By Steve Browne
When Michelle Grannes went to the bank in Belview last November she wasn't thinking of buying a business.
"I heard somebody say, 'Is anybody buying the Hope Market in Echo?'" Grannes said.
Her curiosity piqued, Grannes asked a friend whose father works in maintenance for the city and found the current renters were getting out of the business. Michelle Grannes and her husband, David, contacted the store's owner, Corlys Chase.
"Twelve days later we closed," Grannes said.
Since the Echo Restaurant and Bar burned down two years ago, the market in Echo has been the only place in town people could sit down for coffee or a bite to eat. Grannes saw a need in the community for a meeting place and a place to buy good food at competitive prices.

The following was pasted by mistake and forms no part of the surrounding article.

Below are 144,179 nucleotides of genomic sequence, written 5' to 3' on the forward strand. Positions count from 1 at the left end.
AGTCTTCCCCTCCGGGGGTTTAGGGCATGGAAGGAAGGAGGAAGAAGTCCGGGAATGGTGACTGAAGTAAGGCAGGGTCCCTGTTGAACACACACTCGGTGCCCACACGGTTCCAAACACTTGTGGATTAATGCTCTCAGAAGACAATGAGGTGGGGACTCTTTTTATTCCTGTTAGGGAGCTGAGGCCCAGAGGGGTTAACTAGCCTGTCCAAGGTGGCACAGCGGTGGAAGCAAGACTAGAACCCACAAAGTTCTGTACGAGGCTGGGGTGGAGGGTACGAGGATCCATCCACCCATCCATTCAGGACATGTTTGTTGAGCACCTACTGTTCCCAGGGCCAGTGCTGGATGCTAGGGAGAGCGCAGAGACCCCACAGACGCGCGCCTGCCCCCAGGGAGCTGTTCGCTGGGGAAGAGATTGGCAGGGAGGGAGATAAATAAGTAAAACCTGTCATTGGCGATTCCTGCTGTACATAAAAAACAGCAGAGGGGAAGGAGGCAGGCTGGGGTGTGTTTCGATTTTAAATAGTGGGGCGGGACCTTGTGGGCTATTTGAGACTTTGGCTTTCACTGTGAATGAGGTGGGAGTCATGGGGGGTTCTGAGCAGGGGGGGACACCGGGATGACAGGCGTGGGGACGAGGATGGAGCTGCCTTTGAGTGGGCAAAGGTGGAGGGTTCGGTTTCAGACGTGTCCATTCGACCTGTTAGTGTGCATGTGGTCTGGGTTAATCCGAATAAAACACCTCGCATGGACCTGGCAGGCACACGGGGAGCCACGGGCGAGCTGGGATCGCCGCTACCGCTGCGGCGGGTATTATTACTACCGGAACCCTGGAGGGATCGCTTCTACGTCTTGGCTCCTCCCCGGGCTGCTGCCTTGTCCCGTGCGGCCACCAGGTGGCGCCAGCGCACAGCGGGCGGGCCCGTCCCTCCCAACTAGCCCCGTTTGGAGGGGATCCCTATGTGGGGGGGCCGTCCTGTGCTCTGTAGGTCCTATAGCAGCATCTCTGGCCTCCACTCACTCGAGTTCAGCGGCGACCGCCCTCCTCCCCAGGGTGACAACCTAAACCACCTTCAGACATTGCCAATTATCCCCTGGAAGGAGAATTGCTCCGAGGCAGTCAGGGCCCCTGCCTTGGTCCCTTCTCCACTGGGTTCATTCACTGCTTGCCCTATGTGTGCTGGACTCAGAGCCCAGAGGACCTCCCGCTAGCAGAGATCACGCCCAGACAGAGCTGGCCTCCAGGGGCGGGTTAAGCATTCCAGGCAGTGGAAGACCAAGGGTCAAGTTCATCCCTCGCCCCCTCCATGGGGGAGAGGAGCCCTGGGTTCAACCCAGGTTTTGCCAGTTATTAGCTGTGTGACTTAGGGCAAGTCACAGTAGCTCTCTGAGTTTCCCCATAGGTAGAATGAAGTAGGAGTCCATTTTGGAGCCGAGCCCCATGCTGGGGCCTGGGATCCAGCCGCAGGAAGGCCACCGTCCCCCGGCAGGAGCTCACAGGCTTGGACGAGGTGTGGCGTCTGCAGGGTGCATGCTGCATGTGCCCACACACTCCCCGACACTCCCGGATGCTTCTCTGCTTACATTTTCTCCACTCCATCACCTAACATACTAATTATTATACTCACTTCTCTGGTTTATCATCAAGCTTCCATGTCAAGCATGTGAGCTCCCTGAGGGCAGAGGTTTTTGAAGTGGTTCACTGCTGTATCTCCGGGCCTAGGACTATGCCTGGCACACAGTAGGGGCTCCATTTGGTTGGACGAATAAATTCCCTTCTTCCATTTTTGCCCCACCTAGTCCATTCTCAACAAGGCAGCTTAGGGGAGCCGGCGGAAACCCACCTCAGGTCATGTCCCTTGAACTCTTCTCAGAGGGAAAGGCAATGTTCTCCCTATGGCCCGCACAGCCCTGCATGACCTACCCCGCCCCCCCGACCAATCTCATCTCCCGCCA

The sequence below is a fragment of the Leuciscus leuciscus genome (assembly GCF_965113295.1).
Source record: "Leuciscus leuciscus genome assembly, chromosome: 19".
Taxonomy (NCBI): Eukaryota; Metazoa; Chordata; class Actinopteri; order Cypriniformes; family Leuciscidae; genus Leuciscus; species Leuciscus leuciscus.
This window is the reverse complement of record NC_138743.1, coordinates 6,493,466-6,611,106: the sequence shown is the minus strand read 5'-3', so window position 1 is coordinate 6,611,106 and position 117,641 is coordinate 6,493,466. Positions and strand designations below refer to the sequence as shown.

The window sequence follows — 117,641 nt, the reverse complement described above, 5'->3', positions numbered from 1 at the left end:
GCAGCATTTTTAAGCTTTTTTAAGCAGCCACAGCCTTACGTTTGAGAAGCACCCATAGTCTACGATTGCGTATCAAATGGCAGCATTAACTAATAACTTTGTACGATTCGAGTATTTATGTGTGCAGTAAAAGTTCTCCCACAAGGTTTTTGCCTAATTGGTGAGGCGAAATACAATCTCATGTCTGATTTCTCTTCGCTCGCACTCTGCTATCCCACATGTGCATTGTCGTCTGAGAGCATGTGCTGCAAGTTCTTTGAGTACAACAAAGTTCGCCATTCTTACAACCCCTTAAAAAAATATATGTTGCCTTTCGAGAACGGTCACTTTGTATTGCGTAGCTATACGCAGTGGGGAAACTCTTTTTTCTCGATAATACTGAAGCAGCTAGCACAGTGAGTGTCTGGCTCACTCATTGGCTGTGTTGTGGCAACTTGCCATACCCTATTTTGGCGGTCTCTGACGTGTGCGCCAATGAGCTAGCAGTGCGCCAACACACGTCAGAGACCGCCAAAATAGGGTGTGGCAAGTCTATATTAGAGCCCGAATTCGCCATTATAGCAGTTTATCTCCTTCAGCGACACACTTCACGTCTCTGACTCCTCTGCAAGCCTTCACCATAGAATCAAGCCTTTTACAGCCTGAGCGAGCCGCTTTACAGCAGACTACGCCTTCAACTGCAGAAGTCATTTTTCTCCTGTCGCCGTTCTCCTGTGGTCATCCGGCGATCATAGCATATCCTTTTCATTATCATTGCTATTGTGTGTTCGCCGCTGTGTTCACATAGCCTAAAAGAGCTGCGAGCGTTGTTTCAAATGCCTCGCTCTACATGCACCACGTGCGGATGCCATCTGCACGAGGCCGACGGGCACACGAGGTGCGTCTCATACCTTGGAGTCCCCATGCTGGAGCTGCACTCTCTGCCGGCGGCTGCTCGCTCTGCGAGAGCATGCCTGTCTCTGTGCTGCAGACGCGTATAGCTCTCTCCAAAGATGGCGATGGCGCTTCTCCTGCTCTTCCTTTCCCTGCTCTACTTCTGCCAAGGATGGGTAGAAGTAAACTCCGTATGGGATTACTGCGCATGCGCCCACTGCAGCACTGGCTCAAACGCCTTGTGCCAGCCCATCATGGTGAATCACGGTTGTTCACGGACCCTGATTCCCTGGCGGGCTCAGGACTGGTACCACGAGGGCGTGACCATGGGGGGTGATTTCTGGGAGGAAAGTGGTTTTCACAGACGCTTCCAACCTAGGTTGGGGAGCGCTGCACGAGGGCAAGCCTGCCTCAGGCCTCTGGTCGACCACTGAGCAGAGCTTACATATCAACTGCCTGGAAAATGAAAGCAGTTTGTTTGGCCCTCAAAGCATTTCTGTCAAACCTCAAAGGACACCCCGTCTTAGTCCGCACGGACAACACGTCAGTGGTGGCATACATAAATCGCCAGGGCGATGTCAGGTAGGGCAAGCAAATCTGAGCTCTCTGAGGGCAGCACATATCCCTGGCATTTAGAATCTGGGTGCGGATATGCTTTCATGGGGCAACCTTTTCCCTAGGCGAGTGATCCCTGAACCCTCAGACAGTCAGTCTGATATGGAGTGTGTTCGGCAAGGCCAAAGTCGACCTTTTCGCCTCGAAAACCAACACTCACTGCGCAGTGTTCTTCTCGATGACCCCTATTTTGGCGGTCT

Grannes and her husband have a 5-acre farm near Belview where they raise fresh produce for market.
"We started a produce business seven years ago to supply farmers' markets and retail outlets through Community Supported Agriculture (CSA)," Grannes said. "There's a call for a grocery store and not a convenience store in a small town and we'd like to appeal to people with prices and selection. I'd like to be able to hone in on what they need beyond a bag of chips and a pizza."
Lily's Hope Market is open seven days a week and serves soup and sandwiches from 11 a.m. until the food runs out.
As for plans for the future, "Bottom line, keep the doors open," Grannes said.
And, by the way, the name change is for the Grannes' 8-year-old daughter, Lily, who is already helping out in the store.
"She thinks it's great," Grannes said.